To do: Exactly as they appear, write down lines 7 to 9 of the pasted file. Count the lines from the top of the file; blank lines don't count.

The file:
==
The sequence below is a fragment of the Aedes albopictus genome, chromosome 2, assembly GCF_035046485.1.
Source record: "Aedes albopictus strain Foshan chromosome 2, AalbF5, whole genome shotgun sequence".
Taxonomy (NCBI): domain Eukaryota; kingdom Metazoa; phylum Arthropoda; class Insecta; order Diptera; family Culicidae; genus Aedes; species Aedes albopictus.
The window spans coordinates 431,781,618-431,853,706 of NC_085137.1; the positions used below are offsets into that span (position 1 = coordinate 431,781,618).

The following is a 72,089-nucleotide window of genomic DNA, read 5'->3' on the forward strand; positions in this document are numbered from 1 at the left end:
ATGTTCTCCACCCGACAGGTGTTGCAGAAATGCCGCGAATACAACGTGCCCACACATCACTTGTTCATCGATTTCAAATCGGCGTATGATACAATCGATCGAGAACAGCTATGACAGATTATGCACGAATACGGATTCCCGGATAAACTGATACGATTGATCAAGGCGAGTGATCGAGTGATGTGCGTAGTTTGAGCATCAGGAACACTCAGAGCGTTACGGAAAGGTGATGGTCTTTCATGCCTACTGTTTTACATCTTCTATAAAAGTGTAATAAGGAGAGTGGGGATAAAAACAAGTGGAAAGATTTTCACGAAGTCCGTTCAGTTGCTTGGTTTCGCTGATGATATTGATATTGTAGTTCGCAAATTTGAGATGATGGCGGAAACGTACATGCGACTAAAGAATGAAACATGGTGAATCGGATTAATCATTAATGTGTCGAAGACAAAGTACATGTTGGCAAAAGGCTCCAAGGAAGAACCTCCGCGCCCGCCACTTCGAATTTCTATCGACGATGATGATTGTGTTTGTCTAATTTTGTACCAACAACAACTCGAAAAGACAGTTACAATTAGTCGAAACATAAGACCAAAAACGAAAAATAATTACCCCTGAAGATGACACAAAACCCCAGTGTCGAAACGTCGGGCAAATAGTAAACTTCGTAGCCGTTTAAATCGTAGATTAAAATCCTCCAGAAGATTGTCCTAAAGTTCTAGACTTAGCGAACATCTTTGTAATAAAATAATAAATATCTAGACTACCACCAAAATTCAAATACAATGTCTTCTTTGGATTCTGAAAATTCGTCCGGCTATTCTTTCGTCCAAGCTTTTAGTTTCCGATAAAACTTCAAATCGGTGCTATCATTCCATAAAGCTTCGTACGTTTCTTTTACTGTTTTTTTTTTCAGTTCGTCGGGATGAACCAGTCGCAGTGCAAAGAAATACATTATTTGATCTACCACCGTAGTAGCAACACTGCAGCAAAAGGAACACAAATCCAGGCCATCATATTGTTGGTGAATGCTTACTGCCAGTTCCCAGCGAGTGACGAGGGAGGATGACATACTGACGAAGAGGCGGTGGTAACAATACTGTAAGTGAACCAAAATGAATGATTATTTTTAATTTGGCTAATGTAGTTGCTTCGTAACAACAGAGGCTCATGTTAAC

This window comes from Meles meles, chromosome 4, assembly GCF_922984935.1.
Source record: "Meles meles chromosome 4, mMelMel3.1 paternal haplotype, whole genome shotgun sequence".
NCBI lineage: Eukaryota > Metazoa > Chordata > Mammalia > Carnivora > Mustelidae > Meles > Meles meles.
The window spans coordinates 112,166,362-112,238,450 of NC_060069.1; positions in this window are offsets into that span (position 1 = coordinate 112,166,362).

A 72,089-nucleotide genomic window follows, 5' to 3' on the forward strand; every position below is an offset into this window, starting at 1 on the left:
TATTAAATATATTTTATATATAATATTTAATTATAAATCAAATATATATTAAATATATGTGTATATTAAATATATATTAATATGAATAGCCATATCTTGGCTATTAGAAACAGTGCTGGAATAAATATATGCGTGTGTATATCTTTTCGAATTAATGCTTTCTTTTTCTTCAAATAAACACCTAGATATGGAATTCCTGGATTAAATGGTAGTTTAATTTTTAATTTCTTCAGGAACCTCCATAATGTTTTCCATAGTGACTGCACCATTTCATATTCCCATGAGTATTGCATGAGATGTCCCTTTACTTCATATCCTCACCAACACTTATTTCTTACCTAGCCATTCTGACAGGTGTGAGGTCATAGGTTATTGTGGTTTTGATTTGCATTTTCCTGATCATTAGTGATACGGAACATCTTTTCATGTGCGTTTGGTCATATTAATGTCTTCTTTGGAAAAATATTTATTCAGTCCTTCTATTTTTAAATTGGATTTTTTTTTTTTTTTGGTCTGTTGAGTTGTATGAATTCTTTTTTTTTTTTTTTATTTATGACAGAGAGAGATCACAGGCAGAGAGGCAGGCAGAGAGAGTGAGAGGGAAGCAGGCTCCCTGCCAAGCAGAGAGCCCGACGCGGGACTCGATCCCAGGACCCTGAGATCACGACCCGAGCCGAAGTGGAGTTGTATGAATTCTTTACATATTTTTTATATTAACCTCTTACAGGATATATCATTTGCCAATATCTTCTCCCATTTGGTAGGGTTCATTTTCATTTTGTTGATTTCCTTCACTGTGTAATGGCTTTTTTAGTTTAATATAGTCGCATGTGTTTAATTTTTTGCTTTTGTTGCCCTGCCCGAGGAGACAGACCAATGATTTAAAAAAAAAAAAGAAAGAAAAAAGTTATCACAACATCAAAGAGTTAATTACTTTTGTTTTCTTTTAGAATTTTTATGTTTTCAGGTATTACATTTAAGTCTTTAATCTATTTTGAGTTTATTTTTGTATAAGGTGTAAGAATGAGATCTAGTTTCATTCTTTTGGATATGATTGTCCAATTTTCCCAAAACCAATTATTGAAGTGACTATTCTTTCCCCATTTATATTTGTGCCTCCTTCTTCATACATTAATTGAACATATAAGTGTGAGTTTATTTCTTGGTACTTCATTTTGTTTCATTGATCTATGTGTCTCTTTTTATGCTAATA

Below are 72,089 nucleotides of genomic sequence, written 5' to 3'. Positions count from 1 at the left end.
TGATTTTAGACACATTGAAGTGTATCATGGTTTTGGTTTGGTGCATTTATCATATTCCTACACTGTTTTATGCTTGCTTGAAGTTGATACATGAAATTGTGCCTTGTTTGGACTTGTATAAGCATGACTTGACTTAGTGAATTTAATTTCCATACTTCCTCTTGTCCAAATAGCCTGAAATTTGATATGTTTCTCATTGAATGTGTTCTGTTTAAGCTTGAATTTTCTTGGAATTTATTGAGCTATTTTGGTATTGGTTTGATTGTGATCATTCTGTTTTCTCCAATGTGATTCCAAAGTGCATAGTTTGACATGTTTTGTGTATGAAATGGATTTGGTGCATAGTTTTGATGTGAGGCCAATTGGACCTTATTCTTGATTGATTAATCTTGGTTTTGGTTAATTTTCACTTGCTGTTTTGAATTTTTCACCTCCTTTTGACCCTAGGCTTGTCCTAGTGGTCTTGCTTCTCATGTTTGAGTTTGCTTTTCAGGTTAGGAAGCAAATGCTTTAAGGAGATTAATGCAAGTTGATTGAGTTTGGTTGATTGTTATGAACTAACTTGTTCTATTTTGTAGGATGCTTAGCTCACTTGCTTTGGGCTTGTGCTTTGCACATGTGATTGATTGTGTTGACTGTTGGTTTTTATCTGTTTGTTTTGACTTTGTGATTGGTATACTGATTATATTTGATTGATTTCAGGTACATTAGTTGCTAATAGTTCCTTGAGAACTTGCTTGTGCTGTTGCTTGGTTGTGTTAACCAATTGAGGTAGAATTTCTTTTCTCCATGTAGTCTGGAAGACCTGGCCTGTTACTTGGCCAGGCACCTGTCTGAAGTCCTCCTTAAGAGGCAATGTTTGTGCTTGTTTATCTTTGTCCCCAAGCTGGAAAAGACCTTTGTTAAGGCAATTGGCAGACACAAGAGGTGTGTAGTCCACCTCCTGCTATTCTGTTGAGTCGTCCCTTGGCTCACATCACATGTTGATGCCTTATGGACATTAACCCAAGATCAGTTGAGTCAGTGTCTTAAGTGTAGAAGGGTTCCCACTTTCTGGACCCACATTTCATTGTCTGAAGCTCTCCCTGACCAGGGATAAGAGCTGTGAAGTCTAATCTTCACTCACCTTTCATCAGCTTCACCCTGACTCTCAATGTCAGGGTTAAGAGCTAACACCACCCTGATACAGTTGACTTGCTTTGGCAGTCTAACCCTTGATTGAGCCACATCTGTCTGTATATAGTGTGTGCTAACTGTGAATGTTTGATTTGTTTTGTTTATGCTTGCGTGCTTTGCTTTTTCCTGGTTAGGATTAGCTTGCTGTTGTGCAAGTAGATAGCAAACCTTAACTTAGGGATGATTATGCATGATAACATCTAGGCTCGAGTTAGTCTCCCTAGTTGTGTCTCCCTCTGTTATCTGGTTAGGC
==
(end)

This window comes from Meles meles, chromosome 4, assembly GCF_922984935.1.
Source record: "Meles meles chromosome 4, mMelMel3.1 paternal haplotype, whole genome shotgun sequence".
NCBI lineage: Eukaryota > Metazoa > Chordata > Mammalia > Carnivora > Mustelidae > Meles > Meles meles.